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  • FIRST POST
    • Jon12345
    • By Jon12345 20th Mar 17, 4:29 PM
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    Jon12345
    Gifts to avoid Inheritance Tax
    • #1
    • 20th Mar 17, 4:29 PM
    Gifts to avoid Inheritance Tax 20th Mar 17 at 4:29 PM
    I have heard that parents can gift £3K per year without worrying about inheritance tax. Is this correct?

    Got two elderly parents with money in the bank and we are looking at how to reduce any exposure to tax. I've heard about a 7 year rule but not sure if that applies to the £3K gifting per year?

    Thanks,

    Jon
Page 1
    • xylophone
    • By xylophone 20th Mar 17, 4:40 PM
    • 22,396 Posts
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    xylophone
    • #2
    • 20th Mar 17, 4:40 PM
    • #2
    • 20th Mar 17, 4:40 PM
    http://webarchive.nationalarchives.gov.uk/20060213211319/inlandrevenue.gov.uk/leaflets/iht2.pdf

    Archive but see page 7 and 8.

    https://www.gov.uk/inheritance-tax/gifts (latest version).
    • Credit-Crunched
    • By Credit-Crunched 20th Mar 17, 6:18 PM
    • 2,066 Posts
    • 4,069 Thanks
    Credit-Crunched
    • #3
    • 20th Mar 17, 6:18 PM
    • #3
    • 20th Mar 17, 6:18 PM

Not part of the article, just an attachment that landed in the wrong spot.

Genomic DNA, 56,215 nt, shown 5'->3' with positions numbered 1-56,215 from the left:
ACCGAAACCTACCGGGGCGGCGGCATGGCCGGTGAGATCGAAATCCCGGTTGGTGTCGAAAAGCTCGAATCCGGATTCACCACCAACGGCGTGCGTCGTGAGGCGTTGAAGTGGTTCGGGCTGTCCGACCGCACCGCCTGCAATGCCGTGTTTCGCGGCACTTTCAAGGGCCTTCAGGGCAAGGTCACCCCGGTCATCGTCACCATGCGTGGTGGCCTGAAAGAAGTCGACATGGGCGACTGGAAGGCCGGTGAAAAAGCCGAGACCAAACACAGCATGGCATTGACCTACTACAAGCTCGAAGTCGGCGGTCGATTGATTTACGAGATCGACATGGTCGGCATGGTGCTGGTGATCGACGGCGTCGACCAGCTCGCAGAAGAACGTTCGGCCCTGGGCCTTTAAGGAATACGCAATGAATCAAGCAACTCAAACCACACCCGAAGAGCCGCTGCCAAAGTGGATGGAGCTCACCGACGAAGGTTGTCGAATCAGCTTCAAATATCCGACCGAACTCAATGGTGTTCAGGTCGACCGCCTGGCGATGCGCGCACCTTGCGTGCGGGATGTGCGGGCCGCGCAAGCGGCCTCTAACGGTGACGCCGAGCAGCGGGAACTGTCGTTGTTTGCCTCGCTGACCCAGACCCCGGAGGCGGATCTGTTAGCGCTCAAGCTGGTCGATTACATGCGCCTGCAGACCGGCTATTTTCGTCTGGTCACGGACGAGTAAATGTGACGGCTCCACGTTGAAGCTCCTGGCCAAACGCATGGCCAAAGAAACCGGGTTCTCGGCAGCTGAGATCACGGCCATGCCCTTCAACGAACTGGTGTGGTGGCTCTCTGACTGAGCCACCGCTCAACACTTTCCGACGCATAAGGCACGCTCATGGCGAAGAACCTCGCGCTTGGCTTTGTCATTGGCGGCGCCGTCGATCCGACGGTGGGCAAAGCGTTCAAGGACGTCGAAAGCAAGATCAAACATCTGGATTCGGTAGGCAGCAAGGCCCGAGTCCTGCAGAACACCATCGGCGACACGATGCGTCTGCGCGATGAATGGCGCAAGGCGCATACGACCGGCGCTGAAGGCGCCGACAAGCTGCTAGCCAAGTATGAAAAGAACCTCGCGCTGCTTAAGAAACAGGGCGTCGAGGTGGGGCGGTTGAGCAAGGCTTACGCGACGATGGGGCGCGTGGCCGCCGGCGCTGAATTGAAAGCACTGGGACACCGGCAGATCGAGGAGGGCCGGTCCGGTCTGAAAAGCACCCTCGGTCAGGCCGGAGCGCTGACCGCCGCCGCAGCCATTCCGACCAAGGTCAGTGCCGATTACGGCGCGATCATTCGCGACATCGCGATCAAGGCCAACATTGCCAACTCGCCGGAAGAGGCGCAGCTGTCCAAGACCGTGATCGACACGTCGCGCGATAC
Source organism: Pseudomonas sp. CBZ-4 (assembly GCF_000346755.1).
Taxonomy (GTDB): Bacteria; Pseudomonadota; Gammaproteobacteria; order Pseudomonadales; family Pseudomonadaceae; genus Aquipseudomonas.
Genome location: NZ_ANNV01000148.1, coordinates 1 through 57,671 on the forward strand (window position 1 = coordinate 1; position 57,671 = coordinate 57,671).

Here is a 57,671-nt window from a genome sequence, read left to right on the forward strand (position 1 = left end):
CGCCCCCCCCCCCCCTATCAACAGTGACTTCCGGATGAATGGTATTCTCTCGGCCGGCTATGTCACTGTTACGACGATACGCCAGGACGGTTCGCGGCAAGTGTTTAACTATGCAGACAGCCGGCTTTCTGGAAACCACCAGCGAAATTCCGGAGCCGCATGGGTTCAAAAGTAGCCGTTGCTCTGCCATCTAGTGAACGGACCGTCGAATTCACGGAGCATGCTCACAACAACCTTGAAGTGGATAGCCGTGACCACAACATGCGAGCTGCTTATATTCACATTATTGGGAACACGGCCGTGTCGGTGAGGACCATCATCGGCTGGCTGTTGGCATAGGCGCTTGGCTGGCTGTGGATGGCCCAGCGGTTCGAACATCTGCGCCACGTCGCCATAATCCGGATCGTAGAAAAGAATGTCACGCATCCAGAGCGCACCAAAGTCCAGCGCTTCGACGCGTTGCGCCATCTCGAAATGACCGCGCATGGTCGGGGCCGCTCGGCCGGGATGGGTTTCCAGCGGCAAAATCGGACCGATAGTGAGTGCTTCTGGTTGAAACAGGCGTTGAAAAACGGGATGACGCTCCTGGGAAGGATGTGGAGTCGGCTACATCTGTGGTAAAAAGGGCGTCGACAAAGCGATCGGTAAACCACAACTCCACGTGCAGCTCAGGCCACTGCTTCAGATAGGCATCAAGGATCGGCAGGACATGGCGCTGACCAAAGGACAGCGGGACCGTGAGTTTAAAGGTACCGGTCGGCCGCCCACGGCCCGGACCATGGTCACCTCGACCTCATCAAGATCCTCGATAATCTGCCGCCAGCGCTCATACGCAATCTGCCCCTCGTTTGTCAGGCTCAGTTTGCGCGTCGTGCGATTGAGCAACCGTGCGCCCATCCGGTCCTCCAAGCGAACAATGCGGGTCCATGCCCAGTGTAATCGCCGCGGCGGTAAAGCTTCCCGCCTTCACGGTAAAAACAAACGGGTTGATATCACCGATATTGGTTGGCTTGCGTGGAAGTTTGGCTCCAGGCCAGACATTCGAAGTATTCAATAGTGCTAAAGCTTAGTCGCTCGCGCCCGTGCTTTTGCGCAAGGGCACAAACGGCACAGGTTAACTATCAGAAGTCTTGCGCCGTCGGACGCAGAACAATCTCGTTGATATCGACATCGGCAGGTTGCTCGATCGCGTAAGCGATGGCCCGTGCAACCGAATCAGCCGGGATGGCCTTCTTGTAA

Each person can give £3,000 per year away without question as an annual exemption amount. These do not form part of the 7 year rule as they are not classes as Potentially Exempt Transfers.
    • Jon12345
    • By Jon12345 20th Mar 17, 7:22 PM
    • 83 Posts
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    Jon12345
    • #4
    • 20th Mar 17, 7:22 PM
    • #4
    • 20th Mar 17, 7:22 PM
    That's good to know, thanks. In order for my parents to do this, do they just put it on their tax return or something? Or do they need some other kind of evidence?

    My understanding is you can go back and use the previous years allowance if you didn't use it. Does that mean I can do £12K? i.e. 2 parents, 2 years.
    • kidmugsy
    • By kidmugsy 20th Mar 17, 8:13 PM
    • 9,471 Posts
    • 6,245 Thanks
    kidmugsy
    • #5
    • 20th Mar 17, 8:13 PM
    • #5
    • 20th Mar 17, 8:13 PM
    That's good to know, thanks. In order for my parents to do this, do they just put it on their tax return or something? Or do they need some other kind of evidence?

    My understanding is you can go back and use the previous years allowance if you didn't use it. Does that mean I can do £12K? i.e. 2 parents, 2 years.
    Originally posted by Jon12345
    £12k: yes.

    Evidence: all we've done is written letters to the recipients of the gifts, told them to keep the letters safe, and put copies on file. HMRC has no interest in knowing until the gifter's death.

    P.S. After an enquiry, we also wrote a letter to a bank assuring them that the money was a gift and not a loan. If the cash went towards a property purchase, we said, we had no claim on the property. They were happy with that.
    Last edited by kidmugsy; 20-03-2017 at 8:16 PM. Reason: P.S.
    • Keep pedalling
    • By Keep pedalling 20th Mar 17, 10:42 PM
    • 3,446 Posts
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    Keep pedalling
    • #6
    • 20th Mar 17, 10:42 PM
    • #6
    • 20th Mar 17, 10:42 PM